This leads to only two possibilities in my mind: either Warren Buffett is becoming a trader or there was a material change in Exxon Mobil. I highly doubt it is the former and assume it to be the latter.

I have thought of two possibilities of why Warren Buffett made this decision and they both have to do with the big news that hit the wires on December 14, 2009: Exxon Mobil was going to buy XTO energy in a multibillion dollar transaction.

The company announced that it would be purchasing XTO energy for $41 billion which includes $41 billion of existing XTO debt. A large part of the transaction would be financed through issuing stock to the shareholders of XTO. Exxon Mobil has agreed to issue 0.7098 of a share of common stock for each common share of XTO.

Exxon Mobil is not exactly over valued currently. A quick analysis of the company shows that it is trading at 9 times future P/E, and 6.7 times EBITDA. Exxon might be better off issuing debt when interest rates are at zero to finance the deal rather than issuing more undervalued stock. Warren Buffett is no fan of company buyouts with undervalued stock. The main reason Buffett has been so opposed to the Kraft-Cadbury deal is because Kraft is partially financing the deal with its stock. Buffett believes Kraft to be undervalued and is therefore making a mistake by conducting the transaction with so much stock.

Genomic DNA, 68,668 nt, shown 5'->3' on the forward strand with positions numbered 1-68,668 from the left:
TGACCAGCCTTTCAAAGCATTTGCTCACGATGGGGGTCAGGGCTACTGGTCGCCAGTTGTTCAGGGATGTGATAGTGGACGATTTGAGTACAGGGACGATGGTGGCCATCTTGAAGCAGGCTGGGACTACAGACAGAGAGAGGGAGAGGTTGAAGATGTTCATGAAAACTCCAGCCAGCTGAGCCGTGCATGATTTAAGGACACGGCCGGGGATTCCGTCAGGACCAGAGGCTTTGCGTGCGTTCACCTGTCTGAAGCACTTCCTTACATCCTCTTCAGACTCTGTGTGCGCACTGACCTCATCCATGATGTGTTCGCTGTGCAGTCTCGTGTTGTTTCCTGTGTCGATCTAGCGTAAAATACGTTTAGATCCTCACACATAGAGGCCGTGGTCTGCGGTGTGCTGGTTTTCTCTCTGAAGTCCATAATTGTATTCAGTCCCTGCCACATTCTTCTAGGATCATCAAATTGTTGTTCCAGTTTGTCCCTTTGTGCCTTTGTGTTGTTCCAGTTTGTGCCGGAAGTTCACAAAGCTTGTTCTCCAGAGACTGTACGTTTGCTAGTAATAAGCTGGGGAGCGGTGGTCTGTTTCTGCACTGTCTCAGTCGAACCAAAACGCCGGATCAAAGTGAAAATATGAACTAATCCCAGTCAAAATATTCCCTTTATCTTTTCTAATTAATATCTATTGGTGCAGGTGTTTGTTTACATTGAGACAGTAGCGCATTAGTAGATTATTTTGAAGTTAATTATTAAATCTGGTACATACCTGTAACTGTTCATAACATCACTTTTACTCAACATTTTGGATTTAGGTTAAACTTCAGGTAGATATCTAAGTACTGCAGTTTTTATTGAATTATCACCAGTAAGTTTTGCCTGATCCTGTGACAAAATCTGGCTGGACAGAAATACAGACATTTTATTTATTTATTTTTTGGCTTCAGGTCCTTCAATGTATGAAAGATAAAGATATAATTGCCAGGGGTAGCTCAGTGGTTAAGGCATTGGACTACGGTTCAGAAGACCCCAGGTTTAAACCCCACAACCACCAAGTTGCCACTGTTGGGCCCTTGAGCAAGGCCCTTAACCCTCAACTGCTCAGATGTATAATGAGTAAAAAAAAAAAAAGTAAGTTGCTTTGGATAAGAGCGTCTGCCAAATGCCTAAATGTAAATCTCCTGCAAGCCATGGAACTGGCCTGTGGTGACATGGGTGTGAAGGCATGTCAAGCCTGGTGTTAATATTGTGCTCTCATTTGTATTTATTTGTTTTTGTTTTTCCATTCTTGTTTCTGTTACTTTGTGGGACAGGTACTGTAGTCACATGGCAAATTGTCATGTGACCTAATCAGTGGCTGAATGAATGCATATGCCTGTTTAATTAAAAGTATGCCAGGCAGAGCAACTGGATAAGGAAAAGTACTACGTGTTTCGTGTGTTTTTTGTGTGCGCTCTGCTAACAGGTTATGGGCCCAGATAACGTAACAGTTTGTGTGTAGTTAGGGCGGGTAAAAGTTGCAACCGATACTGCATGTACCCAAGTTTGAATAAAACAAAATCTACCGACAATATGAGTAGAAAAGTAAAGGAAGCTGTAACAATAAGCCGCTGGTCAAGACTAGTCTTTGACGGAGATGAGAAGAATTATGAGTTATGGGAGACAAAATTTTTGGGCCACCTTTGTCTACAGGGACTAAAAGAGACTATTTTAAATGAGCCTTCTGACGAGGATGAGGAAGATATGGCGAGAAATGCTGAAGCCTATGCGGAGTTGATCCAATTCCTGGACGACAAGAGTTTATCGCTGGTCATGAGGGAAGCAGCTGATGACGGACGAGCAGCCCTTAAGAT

The second reason that I believe Warren Buffett is against the deal has to do with the reason Exxon made the offer to buy XTO. According to many analysts the deal is a pure play on natural gas. XTO is one of the largest natural gas producers in the country.

I am not an expert on energy policy, but I see two possibilities for the United States reducing its dependence in oil and coal in the near future; natural gas or nuclear technology. The United States has a huge supply of domestic natural gas. While natural gas does produce carbon emissions, it produces far less than oil or coal which currently the United States is heavily dependent on.